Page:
August 6, 2008
Nutrition From the Lab
By Grand Forks Herald, N.D.
Aug. 6--By Tom JohnsonWhy do we eat? This seems like a simple question. But when I asked several people, I received a variety of answers: "To nourish my body" or "because I'm hungry" and some far-out answers loosely related to the cosmos and our place in the universe.
While the answer to the question is simple -- we eat to get energy -- the process of converting food into energy is complicated. The important task of converting food calories into usable forms of cellular energy is shouldered by mitochondria, specialized organelles within cells.
Mitochondria take electrons extracted from the food we eat and push them through a series of steps that ends with the production of a compound called ATP. ATP provides the energy that drives the cellular processes needed for life. But in the process of producing energy, mitochondria also produce potentially harmful substances called reactive oxygen species or ROS. While the concentration of ROS in cells usually is well-controlled, diet can influence mitochondrial function in ways that increase the production of ROS to levels that become harmful to the mitochondria.
In order to understand the relationship between diet, mitochondrial function and disease, it is important to understand how ROS can cause long-term, irreversible damage to mitochondria. Most of us know that cells have DNA that harbors the genes that determine our biological characteristics. Not as well- known is that mitochondria contain their own DNA whose genes determine the ability of mitochondria to use electrons -- derived from food -- to produce energy.
ROS produced by the mitochondria can damage the mitochondrial DNA. This damage can cause genetic mutations that impair the ability of mitochondria to generate energy. Over time, the accumulation of these mutations can cause mitochondria to lose their ability to produce sufficient energy to meet cellular needs, and as a consequence, disease may follow. Mitochondrial dysfunction resulting from accumulated mutations in mitochondrial DNA has been implicated in heart failure, neurodegenerative diseases such as Alzheimer's disease, diabetes and cancer. Mitochondrial dysfunction also can contribute to obesity by causing abnormal cellular use of carbohydrates and fats.
Although the food we eat ultimately supplies the electrons that mitochondria use to produce energy, food also supplies other nutrients, particularly minerals such as iron, copper and zinc and certain vitamins, such as biotin, vitamin B6 and pantothenic acid, which support mitochondrial function. These minerals and vitamins are either components of the mechanism that mitochondria use to move electrons through the energy-producing steps or help synthesize the components in these steps.
If dietary intake of these vitamins and minerals is inadequate, electrons derived from food cannot move efficiently through the energy-producing steps. Instead of contributing to energy production, the electrons then help increase the production of ROS, which in turn increases the rate of mutations in mitochondrial genes. It is at this level, the crossroad between mitochondrial energy production and ROS production, that diet can influence the development of disease.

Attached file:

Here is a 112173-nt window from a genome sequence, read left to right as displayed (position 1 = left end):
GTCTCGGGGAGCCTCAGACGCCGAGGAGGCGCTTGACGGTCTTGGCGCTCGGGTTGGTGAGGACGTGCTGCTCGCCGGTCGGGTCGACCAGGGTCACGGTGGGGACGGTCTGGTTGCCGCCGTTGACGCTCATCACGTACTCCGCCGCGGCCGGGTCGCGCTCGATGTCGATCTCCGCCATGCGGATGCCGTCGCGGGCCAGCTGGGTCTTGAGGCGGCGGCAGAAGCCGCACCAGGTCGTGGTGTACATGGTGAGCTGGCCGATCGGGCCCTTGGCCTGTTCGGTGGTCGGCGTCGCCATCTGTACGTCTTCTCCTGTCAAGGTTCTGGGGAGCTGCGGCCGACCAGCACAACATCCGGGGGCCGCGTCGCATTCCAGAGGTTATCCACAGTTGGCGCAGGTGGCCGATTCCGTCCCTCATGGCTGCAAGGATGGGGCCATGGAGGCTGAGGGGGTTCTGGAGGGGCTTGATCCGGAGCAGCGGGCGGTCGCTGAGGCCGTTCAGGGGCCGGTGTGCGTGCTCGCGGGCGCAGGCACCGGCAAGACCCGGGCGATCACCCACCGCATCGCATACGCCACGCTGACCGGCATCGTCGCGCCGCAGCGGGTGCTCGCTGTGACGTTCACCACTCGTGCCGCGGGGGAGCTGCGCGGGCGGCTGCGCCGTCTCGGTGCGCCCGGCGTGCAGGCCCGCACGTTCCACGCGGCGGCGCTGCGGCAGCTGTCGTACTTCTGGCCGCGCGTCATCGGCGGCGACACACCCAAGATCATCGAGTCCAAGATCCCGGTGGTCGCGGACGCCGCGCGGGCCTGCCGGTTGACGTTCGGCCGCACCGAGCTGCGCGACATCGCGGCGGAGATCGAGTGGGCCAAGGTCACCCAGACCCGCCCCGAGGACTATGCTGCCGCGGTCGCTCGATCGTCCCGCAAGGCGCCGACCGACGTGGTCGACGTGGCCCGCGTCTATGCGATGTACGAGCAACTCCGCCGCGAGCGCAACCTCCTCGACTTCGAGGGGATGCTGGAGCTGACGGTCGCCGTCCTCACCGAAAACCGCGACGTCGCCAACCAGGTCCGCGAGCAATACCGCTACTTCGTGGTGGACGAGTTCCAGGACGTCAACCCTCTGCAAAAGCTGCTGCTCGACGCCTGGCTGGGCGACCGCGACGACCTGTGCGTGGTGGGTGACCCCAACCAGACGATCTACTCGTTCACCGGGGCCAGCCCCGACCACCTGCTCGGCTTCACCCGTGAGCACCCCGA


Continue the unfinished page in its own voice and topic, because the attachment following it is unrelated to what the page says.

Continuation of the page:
Research being conducted at the Grand Forks Human Nutrition Research Center is helping to determine if low intakes of nutrients needed for mitochondrial function influences the risk for developing certain kinds of heart disease and obesity.
In the U.S., a significant percentage of people -- from 10 percent to 25 percent -- do not meet dietary requirements for iron, zinc or vitamin B6. Furthermore, among pregnant women, 10 percent do not meet the dietary requirement for copper, more than 75 percent do not meet the dietary requirement for iron, and near 40 percent do not meet the dietary requirement for biotin.
Another important area being investigated "nutritional programming," which occurs during gestation --where genes are turned on or off in response to various factors, including maternal diet and nutrition. Researchers are investigating whether low intakes of iron, copper or zinc during pregnancy can have long-term effects on mitochondrial function in offspring. Because such nutritional programming can affect susceptibility to health risks later in life, the researchers are studying whether such low intakes during pregnancy can promote disease as offspring age.
Recent results from studies indicate that low copper intakes by rats during pregnancy alters mitochondrial function in the hearts of offspring in a manner that increases ROS production and damage in the heart when the offspring become adults. The ultimate goal is to provide a scientific basis for dietary recommendations that will help reduce the risk for developing diseases that occur as a result of diet-related mitochondrial dysfunction.
Each month, scientists at the Grand Forks Human Nutrition Research Center write a column about their work and how their work affects people's lives on a daily basis. This month's column is written by Tom Johnson, research chemist. He received his doctorate from UND.
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